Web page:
I'M DEEPLY torn. When Steve Jobs first slid the supermodel-thin MacBook Air out of a manila envelope during his MacWorld keynote unveiling, I wanted to buy it. It was exactly what I was looking for - an ultra-light portable with a decent-sized screen and full-sized keyboard. However, after 24 hours away from the effects of Steve's reality distortion field (a well-documented phenomenon), I had time to ponder its shortcomings and desire quickly gave way to doubt.
No sooner had the words "how much are those Apple shares now?" popped into my head, than the web was buzzing with critical scorn heaped on the Air for its lack of optical drive, integrated battery, non-upgradeable memory, limited hard drive capacity, lack of ports and not-so-latest processor. Could I really be happy with a notebook that had so many compromises or would I carry it in frustration wishing the left-brain had been more assertive during the purchasing?
I decided practicality had to win out and the regular MacBook would be my next computing mule ... until I held the Air in my hands. The dilemma was back and this time emotion was involved.
Few would argue that the Air is the sexiest notebook ever built - it's the Brad Pitt and Angelina Jolie of laptops. It appeals to both sexes equally and elicits the same gasps of shock, marvel and delight from either gender. Think I'm exaggerating? Just watch anyone's reaction upon seeing the Air for the first time in the metal. Average Joe would be able to resist stroking its anodised aluminium surface only for about two nanoseconds.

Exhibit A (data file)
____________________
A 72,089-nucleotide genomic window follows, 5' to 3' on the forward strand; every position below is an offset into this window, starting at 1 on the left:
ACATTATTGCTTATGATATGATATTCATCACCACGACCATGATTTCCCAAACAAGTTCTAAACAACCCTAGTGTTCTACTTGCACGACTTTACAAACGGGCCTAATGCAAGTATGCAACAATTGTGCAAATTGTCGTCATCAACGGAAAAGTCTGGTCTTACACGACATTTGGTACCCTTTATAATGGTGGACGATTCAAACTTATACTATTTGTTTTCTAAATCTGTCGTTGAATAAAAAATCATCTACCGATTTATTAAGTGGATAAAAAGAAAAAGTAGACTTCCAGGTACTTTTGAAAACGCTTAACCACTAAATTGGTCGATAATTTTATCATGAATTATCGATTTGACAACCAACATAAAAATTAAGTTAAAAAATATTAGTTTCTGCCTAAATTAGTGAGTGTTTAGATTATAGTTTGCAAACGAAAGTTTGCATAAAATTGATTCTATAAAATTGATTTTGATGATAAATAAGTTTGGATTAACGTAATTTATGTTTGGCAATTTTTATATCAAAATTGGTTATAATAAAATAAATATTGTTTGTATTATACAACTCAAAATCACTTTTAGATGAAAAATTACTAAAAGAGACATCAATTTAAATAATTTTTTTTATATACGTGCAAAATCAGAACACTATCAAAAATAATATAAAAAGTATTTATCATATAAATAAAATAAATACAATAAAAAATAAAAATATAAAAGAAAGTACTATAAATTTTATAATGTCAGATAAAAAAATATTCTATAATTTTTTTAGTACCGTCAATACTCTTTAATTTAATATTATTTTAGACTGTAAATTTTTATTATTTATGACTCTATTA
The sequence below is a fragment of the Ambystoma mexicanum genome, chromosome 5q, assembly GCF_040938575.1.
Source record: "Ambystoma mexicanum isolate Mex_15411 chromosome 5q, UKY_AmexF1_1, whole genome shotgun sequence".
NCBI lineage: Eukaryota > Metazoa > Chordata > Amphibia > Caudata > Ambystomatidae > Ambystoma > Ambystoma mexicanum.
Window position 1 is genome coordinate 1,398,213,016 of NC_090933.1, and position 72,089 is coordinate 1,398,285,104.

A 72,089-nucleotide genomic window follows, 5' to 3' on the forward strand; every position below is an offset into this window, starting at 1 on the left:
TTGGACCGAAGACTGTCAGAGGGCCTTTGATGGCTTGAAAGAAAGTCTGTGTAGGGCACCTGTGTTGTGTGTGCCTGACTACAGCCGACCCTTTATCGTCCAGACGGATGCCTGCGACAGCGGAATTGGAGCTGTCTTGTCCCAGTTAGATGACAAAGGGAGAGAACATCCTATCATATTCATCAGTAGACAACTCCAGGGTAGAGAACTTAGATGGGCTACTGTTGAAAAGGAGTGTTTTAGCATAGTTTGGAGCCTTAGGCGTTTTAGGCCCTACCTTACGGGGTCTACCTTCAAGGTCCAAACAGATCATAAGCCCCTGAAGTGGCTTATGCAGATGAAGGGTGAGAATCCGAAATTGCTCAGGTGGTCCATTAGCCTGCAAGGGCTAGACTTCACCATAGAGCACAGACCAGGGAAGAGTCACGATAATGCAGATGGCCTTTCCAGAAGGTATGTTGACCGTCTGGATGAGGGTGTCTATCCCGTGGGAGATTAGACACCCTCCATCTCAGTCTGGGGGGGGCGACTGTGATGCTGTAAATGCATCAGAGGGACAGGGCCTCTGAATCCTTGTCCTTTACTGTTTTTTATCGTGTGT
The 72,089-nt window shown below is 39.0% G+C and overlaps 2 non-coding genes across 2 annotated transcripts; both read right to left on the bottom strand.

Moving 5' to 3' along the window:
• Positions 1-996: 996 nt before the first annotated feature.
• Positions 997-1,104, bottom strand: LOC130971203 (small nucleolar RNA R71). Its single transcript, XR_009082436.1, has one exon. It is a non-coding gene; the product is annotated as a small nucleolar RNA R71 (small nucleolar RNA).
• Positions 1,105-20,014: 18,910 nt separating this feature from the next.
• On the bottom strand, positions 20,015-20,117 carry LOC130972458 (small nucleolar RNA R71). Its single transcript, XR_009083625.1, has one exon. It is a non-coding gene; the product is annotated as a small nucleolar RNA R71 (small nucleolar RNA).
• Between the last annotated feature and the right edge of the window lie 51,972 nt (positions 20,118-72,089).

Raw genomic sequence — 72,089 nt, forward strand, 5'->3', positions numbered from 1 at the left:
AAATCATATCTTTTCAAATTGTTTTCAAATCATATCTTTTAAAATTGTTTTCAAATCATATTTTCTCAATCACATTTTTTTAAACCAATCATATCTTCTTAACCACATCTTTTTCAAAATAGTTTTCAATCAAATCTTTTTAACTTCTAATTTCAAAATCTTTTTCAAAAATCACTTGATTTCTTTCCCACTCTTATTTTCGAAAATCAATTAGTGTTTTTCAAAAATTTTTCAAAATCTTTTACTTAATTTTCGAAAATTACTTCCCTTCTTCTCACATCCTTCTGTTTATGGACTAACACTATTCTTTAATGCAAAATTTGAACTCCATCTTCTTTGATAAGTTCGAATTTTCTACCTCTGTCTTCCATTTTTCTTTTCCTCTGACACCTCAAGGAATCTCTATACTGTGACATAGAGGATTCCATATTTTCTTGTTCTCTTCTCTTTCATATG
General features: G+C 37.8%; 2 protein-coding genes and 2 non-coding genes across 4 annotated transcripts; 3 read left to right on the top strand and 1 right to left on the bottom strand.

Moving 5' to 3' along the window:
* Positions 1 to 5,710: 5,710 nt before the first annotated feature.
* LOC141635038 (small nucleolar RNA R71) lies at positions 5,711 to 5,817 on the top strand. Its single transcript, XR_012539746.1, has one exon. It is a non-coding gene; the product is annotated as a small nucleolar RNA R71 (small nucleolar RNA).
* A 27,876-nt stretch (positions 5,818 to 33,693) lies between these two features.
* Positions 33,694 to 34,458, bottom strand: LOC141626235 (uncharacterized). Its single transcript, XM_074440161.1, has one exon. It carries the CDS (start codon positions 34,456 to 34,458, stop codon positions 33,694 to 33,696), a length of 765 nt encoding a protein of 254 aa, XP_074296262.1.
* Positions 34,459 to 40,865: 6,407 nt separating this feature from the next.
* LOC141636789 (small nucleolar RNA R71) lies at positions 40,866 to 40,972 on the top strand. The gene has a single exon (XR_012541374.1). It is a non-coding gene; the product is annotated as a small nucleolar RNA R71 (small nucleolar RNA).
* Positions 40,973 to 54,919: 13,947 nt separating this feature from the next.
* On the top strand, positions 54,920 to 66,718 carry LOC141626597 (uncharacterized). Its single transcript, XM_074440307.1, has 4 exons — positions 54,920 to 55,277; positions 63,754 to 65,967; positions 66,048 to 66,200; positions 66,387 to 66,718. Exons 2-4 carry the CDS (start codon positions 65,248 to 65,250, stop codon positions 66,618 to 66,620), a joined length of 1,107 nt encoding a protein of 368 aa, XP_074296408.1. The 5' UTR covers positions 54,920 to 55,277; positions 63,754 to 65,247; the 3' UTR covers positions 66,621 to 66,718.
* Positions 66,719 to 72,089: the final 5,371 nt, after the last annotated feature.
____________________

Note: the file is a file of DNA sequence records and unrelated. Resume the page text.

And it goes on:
Yet the question of function and practicality keeps coming back. The MacBook Air comes in two flavours: a 1.6GHz Core 2 Duo entry-level model and a 1.8GHz version with a 64GB flash memory "solid state" hard drive that costs an extra $1889. The faster CPU and flash drive are available as separate options on the base specification ($430 for the former and a whopping $1409 for the latter).
An Air exclusive is the multi-touch trackpad that uses gestures to perform common tasks such as zooming in on a picture, rotate an image, enlarge text on a web page and jump back in a browser. It is a system that iPhone and iPod Touch users will be familiar with and is an absolute gem on the enlarged trackpad of the Air.
The lack of an optical drive will be a deal-breaker for some but, like a BMW, anything is available for a price. A purpose-built external SuperDrive DVD burner (that connects through USB) is a $139 option and also extra are the Ethernet adaptor dongle thingy and the Apple remote (a standard inclusion on the cheaper MacBooks).